26 July 2010

Home Again!

I made it home on Friday 23 June. The flights back held no problems. I was grilled by border agents over my business in Norway and what exactly the magnetosphere is, but I made it through without being detained.

This blog will remain dormant until my next adventure, but I hope you will return when the excitement ensues!

22 July 2010

Last night in Longyearbyen

Tomorrow early morning (0300), the bus comes to pick up all the passengers for the 0450 flight out of Longyearbyen. I have enjoyed my time here and hopefully I can return in the future!

Yesterday I contacted a professor at UNIS because he works closely with my advisor. He told me that if I wanted, I could accompany him up to the EISCAT radar dishes up on the mountain because they would be performing an experiment today. Why, yes I would love to come!

We went up the mountain (close to where my Longyearbyen coils are located). There are two EISCAT incoherent scattering radar dishes and SPEAR a radar heating array. The scattering radar detects properties about the electrons in the ionosphere - density, velocity, and temperature - which is mainly used to tell us things about aurora, but can also be useful when looking at the physics behind PiC pulsations and ducting of the PiC waves through the ionosphere.

The 32m dish. It is able to rotate and follow whatever interesting event is chosen.

The 42m dish is fixed. It is aligned along a magnetic field line.

The SPEAR radar heating array. It was recently restarted after a two year no funding hiatus.

SPEAR uses certain frequencies to create waves in the ionosphere. It does not have enough power to create aurora, but it can cause ULF waves which are detected by the magnetometers. SPEAR only has a certain number of frequencies it can utilize so as to not interfere with other communication frequencies. This poses a problem such as today the ionosphere was right below 4 MHz, but the lowest frequency we could use was 4.5 MHz which means SPEAR could not interact with the ionosphere. The radar it was sending up had too much power and was blowing right on through. It is a 'goldielocks' situation. The plasma of the ionosphere has to be just right or no interaction happens.

We do science! By that it means - they look at computer screens and hope that everything works. If a piece of equipment does not work, then we hit it with a hammer and hope that everything works.

Thus ends my Svalbard travels! I am looking forward to sleeping in my own bed, looking after my garden, and getting fresh vegetables. Hurrah for a successful trip!

20 July 2010

Isfjord Radio

I meant to link to The Oatmeal yesterday with his piece about riding Polar Bears. Polar bears are scary. Below are pictures of a polar bear hanging out around the buildings of Isfjord Radio.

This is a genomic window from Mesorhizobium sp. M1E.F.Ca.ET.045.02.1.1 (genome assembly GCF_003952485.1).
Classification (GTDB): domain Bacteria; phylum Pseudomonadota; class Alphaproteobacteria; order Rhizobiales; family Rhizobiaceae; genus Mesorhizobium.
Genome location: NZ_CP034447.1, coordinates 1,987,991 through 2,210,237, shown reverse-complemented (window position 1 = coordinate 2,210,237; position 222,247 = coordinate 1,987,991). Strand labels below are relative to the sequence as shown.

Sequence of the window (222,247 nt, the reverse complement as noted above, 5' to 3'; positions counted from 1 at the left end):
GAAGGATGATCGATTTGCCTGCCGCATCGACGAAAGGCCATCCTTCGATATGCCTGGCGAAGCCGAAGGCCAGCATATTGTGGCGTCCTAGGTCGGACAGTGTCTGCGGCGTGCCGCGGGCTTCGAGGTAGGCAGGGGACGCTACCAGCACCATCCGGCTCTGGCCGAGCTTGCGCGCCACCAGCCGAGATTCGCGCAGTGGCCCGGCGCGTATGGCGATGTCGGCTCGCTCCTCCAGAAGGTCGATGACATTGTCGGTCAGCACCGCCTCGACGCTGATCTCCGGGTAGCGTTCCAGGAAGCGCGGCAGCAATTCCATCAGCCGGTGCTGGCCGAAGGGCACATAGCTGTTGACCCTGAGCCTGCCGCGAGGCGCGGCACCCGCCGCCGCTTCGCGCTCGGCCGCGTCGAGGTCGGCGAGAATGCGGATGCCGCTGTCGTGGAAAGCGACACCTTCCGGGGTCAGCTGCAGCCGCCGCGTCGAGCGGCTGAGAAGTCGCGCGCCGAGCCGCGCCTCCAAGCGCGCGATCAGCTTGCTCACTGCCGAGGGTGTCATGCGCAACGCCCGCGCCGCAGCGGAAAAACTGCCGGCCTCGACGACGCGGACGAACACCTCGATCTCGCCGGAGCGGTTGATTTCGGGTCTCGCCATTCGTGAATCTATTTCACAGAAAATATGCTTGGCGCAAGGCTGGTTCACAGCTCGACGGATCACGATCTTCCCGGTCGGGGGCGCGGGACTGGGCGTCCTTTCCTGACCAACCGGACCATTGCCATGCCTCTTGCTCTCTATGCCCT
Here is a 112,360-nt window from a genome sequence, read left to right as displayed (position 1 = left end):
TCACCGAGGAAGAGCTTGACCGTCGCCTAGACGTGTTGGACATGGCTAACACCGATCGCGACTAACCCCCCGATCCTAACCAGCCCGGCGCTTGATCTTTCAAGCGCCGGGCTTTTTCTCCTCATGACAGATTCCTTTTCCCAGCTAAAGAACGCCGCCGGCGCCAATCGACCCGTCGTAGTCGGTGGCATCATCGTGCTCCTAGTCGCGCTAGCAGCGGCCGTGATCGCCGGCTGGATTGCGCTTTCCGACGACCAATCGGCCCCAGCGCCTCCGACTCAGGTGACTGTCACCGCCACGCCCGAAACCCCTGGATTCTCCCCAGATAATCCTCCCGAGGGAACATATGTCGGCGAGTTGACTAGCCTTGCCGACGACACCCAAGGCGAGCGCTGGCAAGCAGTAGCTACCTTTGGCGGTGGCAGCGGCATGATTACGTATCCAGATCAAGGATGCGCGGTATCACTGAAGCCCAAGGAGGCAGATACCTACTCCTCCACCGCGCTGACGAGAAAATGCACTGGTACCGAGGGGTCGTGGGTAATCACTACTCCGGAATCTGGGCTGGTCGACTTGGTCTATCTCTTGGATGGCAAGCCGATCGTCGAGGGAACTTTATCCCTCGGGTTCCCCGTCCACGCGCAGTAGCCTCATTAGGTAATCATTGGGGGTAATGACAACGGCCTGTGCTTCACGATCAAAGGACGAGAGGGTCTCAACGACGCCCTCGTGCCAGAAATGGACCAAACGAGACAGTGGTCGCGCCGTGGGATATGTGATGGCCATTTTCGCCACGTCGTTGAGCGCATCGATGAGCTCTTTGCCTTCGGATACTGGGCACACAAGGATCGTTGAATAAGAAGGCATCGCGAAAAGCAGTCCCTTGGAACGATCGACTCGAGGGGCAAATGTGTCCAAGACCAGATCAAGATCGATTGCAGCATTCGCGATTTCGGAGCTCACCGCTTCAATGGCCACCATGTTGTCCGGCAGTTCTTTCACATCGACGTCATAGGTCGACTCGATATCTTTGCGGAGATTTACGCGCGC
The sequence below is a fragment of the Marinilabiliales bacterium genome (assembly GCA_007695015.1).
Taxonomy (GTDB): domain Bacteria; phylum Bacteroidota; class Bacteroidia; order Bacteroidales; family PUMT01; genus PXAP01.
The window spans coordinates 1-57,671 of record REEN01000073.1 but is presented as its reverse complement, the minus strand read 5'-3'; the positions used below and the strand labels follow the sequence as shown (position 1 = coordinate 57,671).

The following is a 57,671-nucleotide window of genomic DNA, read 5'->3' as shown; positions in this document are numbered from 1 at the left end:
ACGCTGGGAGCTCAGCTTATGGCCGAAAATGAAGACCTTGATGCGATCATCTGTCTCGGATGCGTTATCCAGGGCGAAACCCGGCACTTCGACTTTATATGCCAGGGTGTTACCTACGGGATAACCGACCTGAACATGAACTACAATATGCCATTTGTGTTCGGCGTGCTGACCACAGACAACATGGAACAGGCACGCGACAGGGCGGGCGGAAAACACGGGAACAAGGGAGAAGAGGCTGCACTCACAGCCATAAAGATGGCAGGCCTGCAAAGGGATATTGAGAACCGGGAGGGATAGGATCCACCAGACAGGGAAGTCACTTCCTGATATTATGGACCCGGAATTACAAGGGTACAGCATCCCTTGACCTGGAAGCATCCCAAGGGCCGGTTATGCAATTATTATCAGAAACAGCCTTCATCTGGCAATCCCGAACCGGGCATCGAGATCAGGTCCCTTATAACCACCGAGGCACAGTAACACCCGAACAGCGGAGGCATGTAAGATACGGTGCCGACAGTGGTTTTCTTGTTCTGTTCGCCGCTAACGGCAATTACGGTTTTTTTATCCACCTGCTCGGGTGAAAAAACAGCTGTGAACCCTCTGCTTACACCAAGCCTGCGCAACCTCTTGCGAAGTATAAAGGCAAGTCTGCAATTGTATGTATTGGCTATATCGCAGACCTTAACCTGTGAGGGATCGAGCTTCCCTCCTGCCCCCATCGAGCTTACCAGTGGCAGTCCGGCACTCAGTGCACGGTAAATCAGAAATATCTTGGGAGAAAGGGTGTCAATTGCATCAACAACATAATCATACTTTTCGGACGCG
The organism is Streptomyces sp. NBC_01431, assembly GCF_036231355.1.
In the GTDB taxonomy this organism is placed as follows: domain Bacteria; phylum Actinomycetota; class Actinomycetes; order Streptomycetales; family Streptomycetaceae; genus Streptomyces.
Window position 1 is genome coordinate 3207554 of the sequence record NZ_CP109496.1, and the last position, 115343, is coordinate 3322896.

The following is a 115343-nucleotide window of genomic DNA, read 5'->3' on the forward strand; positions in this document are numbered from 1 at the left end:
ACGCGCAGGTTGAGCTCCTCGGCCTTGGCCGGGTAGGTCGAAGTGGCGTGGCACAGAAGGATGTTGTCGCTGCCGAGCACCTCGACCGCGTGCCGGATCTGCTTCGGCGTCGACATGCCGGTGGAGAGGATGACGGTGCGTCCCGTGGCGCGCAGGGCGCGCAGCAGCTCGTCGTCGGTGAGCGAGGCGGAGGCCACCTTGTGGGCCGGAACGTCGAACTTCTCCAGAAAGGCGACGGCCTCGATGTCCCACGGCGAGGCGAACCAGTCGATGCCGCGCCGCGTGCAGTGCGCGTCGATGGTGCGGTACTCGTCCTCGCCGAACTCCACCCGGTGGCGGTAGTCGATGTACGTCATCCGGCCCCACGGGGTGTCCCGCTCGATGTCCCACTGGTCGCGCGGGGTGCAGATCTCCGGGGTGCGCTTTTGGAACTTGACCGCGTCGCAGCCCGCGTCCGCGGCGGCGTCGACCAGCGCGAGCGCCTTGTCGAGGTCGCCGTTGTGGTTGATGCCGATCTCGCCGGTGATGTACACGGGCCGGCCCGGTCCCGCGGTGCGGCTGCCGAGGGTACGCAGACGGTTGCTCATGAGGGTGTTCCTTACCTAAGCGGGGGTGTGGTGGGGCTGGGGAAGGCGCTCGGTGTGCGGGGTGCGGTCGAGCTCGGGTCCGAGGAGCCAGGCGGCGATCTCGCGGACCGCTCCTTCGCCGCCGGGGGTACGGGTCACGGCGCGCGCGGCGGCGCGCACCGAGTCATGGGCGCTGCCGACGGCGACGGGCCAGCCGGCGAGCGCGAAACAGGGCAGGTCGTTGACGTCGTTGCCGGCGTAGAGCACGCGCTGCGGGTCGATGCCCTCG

I went out to look at my coils accompanied by someone with a gun and a bird stick. The terns did not give us too much trouble. The coils were still buried and not posing any problems.

I was unable to set up an internet connection for our system. We are going to ask someone from UNIS to download the data for us from time to time so we don't have to go out every year. Since I downloaded the data and it looked great, the coils were good, and I couldn't do anything about the internet, I caught the boat going back to Longyearbyen today instead of Friday.

On the boat ride, we took a detour and went to see a glacier up close. While we were taking pictures part of the glacier collapsed. The guide drove the boat away quickly in case the part breaking away caused a large wave (not too big) or came for us (did not happen). It was pretty amazing to see the glacier up close and personal. Apparently the glaciers on Svalbard 'surge' and recede. The glaciers are frozen to the ground on the bottom and therefore can't move. Each winter more snow piles on top than what melts during the summer. Eventually, the glacier can't take all the weight and it surges forward. The friction caused by the glacier moving along the ground causes it to melt and be proceeded by a large amount of water. The surging can reach speeds of 25 m / day, but usually is much lower than that. Eventually the glacier is thin enough and it refreezes to the ground to begin the process again.

Take note of the outcropping on the left:

Know what you no longer see?

The outcropping is not there. There was a couple of spurts of water coming out from underneath it directly before collapsing. It was amazing.

From 2010-07-20

Maybe I'll be back sometime in the coming years. Or not, but I was really grateful for the opportunity to come out and do this field work! It was great. I am now trying to find a flight home sooner than next Monday.

19 July 2010

Isfjord Radio

I have now made it to the farthest western settlement of Svalbard. In order to arrive here, I had to travel by open boat for 2.5 hours. We were given survival suits which is a bright orange water proof/wind proof suit with built in rubber boots. We were also given big warm hats, gloves, and ski goggles. When I arrived, I thought I was not going to be able to have feeling in my toes ever again. Riding close to a river that flows into the Bering Sea / Arctic Ocean is really really cold.

It was also really beautiful. There is a set of cliffs the sea birds have inhabited and they, shall we say, fertilize the cliffs so it is the only place around with greenery.

The Russians used to mine coal along this coast until the 1960s. There is still evidence of their settlements. There is a law in Svalbard that any sign of human activity on the island before 1945 is not to be disturbed - they are cultural monuments.

I had no idea how many birds come up for the short arctic summers. It was amazing to see birds match pace with our boat as we rode through the fjord.

So, yes, yes the ride was beautiful and cold. But why am I here? We do not have a static IP address set up for our system out here. That means we cannot automatically download data everyday. We have no idea how the system is doing until we go out and check on it. I am here to download the data as well as to try and set up an internet connection of some sort.

Our data acquisition system resides in the closet of the 'honeymoon suite'. It is a cabin about 100 feet away from the the main building.

When I went to check on the system, it appeared that everything was functioning normally and that I might not have to do any hardware manipulation. Yay! The plots below show the Isfjord Radio station as compared to Longyearbyen.

Longyearbyen is on the left and Isfjord Radio on the right. The plots are quite similar, with a little bit of noise on the ISR one. It appears that the coils are working just fine and my main mission is to try and come up with a way to get the data to us regularly. The cabin where the acquisition system is located does not have ethernet or wireless internet. Tomorrow is the day to figure out the best option for getting the data from one place to another. The future is pretty cool. I can get into a system halfway across the world, but only if that system has a wire connecting it to the wall. How limited I am by this!